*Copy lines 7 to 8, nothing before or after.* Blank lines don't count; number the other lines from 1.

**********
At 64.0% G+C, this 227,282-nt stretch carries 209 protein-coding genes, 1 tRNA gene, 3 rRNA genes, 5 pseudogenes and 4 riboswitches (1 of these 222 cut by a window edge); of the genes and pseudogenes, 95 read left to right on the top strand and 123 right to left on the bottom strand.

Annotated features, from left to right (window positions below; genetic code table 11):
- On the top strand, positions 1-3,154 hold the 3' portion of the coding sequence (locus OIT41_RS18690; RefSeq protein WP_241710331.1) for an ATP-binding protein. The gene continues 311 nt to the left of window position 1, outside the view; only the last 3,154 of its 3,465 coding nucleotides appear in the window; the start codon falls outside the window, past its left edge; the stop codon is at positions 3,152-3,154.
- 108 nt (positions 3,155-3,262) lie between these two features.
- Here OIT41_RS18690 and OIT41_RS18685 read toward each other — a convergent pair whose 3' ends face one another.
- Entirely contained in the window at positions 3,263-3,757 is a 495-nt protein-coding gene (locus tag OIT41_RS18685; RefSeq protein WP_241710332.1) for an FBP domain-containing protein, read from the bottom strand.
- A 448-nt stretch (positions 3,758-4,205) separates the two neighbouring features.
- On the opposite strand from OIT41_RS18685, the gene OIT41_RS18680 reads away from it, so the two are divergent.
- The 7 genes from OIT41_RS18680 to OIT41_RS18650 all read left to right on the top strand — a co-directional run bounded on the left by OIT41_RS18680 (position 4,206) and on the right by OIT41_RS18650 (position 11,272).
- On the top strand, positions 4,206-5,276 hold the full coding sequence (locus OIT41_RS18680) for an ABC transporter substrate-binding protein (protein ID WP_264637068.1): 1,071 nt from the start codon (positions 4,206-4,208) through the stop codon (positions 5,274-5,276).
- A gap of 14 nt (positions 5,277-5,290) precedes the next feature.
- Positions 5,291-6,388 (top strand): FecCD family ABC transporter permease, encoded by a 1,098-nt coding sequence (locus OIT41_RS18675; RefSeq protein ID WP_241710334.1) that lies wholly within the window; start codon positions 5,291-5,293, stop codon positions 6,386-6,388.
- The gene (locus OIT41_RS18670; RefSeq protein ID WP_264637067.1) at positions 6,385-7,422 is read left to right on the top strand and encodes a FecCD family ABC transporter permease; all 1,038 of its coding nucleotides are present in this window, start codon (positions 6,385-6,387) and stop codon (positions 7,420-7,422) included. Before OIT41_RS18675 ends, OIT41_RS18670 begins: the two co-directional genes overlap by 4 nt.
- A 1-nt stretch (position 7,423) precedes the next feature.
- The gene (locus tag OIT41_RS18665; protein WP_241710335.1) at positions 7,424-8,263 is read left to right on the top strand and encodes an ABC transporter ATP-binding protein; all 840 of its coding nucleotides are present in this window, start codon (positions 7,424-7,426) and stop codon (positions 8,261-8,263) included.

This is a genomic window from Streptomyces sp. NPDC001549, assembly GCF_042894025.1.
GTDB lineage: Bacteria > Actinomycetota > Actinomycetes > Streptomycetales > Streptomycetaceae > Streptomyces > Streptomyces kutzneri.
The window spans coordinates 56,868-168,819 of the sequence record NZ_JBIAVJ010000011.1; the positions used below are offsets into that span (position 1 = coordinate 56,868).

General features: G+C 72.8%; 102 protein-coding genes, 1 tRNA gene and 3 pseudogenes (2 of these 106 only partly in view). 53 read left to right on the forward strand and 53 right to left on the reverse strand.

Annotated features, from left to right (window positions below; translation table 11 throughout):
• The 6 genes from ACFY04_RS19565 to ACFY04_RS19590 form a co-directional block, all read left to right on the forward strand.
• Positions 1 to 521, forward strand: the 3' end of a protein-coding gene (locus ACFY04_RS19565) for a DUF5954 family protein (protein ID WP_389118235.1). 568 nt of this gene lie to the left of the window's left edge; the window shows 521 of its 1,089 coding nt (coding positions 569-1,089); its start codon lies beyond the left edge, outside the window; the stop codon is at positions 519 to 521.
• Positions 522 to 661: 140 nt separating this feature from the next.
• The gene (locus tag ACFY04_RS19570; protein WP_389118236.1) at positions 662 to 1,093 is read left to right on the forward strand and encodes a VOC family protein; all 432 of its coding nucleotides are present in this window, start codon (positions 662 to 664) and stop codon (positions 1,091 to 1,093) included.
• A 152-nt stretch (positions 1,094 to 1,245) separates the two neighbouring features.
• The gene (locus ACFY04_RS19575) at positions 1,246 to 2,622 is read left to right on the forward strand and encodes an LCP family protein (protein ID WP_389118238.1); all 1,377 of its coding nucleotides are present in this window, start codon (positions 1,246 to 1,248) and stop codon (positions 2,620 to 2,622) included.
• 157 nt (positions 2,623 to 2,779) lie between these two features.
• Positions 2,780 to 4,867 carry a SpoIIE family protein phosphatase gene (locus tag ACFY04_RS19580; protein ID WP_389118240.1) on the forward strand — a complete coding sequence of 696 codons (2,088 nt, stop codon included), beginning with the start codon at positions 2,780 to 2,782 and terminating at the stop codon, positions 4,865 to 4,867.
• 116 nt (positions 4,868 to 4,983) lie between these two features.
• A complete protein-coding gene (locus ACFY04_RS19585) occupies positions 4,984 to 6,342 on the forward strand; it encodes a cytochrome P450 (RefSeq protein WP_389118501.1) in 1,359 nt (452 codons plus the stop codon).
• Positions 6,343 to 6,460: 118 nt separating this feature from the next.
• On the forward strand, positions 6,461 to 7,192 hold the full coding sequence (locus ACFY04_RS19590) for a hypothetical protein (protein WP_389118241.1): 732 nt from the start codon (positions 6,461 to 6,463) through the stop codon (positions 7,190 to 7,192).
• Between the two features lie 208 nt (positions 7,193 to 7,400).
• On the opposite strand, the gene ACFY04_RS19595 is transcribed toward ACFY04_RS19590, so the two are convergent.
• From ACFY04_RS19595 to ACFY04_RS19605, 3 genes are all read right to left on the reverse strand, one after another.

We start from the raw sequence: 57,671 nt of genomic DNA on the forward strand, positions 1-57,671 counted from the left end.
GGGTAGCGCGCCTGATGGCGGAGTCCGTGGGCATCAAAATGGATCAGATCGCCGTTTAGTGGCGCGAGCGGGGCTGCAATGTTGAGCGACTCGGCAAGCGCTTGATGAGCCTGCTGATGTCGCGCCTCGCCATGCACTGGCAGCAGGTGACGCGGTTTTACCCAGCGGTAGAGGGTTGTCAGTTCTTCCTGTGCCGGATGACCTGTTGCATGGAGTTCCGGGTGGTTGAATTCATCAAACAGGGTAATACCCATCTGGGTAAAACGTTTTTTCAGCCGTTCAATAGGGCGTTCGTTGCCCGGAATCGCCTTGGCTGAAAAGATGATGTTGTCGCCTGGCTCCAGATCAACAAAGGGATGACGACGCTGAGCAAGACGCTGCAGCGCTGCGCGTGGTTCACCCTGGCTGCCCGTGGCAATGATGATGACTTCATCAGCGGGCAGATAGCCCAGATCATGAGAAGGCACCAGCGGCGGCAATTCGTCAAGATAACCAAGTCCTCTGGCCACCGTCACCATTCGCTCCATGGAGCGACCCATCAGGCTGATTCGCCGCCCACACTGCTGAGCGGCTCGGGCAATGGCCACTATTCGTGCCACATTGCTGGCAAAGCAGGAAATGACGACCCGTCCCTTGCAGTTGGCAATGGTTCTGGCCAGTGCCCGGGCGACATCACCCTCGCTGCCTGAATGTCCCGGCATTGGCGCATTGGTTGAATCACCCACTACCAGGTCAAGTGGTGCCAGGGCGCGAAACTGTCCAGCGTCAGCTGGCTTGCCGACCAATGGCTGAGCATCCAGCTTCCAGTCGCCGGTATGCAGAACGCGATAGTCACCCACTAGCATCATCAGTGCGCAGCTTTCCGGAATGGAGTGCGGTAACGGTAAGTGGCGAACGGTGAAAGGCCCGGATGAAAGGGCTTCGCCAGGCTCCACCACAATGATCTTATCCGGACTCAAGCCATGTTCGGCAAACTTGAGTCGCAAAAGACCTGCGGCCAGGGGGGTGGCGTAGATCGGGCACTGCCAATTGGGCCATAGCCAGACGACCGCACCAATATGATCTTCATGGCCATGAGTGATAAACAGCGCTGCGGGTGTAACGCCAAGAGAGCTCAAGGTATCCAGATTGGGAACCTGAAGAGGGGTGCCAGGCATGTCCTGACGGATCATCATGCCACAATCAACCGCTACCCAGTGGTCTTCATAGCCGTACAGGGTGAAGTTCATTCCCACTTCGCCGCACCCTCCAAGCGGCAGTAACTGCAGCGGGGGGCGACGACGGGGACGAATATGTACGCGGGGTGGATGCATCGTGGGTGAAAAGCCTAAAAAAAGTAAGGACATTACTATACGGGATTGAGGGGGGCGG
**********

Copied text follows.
- A 448-nt stretch (positions 3,758-4,205) separates the two neighbouring features.
- On the opposite strand from OIT41_RS18685, the gene OIT41_RS18680 reads away from it, so the two are divergent.